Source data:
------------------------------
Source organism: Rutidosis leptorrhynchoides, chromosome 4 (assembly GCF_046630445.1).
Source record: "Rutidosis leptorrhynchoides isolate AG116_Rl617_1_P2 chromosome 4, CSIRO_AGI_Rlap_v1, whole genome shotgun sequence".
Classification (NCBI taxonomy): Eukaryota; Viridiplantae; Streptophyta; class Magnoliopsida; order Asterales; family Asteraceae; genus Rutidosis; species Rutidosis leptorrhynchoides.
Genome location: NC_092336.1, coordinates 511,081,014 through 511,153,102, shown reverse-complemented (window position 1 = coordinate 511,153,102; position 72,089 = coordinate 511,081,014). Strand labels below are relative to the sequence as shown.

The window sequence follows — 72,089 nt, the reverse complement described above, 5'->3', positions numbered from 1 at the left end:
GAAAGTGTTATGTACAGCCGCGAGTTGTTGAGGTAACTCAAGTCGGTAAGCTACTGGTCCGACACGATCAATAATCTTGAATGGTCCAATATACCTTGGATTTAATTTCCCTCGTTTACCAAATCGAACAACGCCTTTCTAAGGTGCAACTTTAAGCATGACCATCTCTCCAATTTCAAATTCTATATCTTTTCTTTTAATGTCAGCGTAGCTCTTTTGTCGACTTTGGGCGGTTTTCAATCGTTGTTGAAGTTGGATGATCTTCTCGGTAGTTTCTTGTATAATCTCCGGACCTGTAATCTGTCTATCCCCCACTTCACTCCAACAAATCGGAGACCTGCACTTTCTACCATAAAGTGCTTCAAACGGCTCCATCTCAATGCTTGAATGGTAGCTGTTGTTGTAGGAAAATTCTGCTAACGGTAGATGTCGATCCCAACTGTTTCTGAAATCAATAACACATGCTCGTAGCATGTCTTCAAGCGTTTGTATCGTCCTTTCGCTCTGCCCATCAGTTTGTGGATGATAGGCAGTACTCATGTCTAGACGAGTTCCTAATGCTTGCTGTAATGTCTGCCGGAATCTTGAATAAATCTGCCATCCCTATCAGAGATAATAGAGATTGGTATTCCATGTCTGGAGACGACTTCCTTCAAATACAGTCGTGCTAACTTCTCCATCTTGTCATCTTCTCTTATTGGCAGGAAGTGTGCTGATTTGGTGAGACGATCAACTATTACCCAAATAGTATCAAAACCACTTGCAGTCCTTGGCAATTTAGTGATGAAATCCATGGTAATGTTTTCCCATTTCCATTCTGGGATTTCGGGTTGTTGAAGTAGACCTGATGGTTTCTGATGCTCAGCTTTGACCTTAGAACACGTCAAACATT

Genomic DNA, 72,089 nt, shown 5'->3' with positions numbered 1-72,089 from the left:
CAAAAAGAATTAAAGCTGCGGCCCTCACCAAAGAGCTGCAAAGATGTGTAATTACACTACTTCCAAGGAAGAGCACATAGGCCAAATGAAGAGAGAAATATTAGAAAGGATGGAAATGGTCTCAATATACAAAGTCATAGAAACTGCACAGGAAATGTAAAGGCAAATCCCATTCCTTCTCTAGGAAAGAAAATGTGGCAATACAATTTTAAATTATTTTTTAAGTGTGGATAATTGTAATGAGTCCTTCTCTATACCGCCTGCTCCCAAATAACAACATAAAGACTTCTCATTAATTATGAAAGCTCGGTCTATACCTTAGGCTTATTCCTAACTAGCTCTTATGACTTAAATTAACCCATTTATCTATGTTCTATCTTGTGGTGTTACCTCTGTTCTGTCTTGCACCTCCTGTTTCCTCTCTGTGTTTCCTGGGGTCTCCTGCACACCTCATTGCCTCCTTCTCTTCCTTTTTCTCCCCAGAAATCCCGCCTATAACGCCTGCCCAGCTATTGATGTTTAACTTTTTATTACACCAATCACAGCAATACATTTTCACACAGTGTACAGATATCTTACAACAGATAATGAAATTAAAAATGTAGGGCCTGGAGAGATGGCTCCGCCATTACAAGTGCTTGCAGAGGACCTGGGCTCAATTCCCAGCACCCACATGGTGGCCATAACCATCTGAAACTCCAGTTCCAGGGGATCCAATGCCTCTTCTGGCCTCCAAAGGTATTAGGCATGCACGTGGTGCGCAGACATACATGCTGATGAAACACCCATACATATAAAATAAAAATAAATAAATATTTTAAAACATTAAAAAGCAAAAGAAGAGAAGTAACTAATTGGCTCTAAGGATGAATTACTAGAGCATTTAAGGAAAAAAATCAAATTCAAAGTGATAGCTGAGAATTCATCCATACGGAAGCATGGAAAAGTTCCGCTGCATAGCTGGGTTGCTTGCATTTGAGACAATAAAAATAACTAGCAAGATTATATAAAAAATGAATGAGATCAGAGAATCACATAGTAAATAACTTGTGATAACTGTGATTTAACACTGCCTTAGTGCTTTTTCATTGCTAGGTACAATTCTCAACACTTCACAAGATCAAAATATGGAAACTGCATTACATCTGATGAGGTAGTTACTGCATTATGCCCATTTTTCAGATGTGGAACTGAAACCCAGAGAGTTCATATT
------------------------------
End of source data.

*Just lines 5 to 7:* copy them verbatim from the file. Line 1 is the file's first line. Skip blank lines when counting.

The window sequence follows — 72,089 nt, the reverse complement described above, 5'->3', positions numbered from 1 at the left end:
GAAAGTGTTATGTACAGCCGCGAGTTGTTGAGGTAACTCAAGTCGGTAAGCTACTGGTCCGACACGATCAATAATCTTGAATGGTCCAATATACCTTGGATTTAATTTCCCTCGTTTACCAAATCGAACAACGCCTTTCTAAGGTGCAACTTTAAGCATGACCATCTCTCCAATTTCAAATTCTATATCTTTTCTTTTAATGTCAGCGTAGCTCTTTTGTCGACTTTGGGCGGTTTTCAATCGTTGTTGAAGTTGGATGATCTTCTCGGTAGTTTCTTGTATAATCTCCGGACCTGTAATCTGTCTATCCCCCACTTCACTCCAACAAATCGGAGACCTGCACTTTCTACCATAAAGTGCTTCAAACGGCTCCATCTCAATGCTTGAATGGTAGCTGTTGTTGTAGGAAAATTCTGCTAACGGTAGATGTCGATCCCAACTGTTTCTGAAATCAATAACACATGCTCGTAGCATGTCTTCAAGCGTTTGTATCGTCCTTTCGCTCTGCCCATCAGTTTGTGGATGATAGGCAGTACTCATGTCTAGACGAGTTCCTAATGCTTGCTGTAATGTCTGCCGGAATCTTGAATAAATCTGCCATCCCTATCAGAGATAATAGAGATTGGTATTCCATGTCTGGAGACGACTTCCTTCAAATACAGTCGTGCTAACTTCTCCATCTTGTCATCTTCTCTTATTGGCAGGAAGTGTGCTGATTTGGTGAGACGATCAACTATTACCCAAATAGTATCAAAACCACTTGCAGTCCTTGGCAATTTAGTGATGAAATCCATGGTAATGTTTTCCCATTTCCATTCTGGGATTTCGGGTTGTTGAAGTAGACCTGATGGTTTCTGATGCTCAGCTTTGACCTTAGAACACGTCAAACATT

Genomic DNA, 72,089 nt, shown 5'->3' with positions numbered 1-72,089 from the left: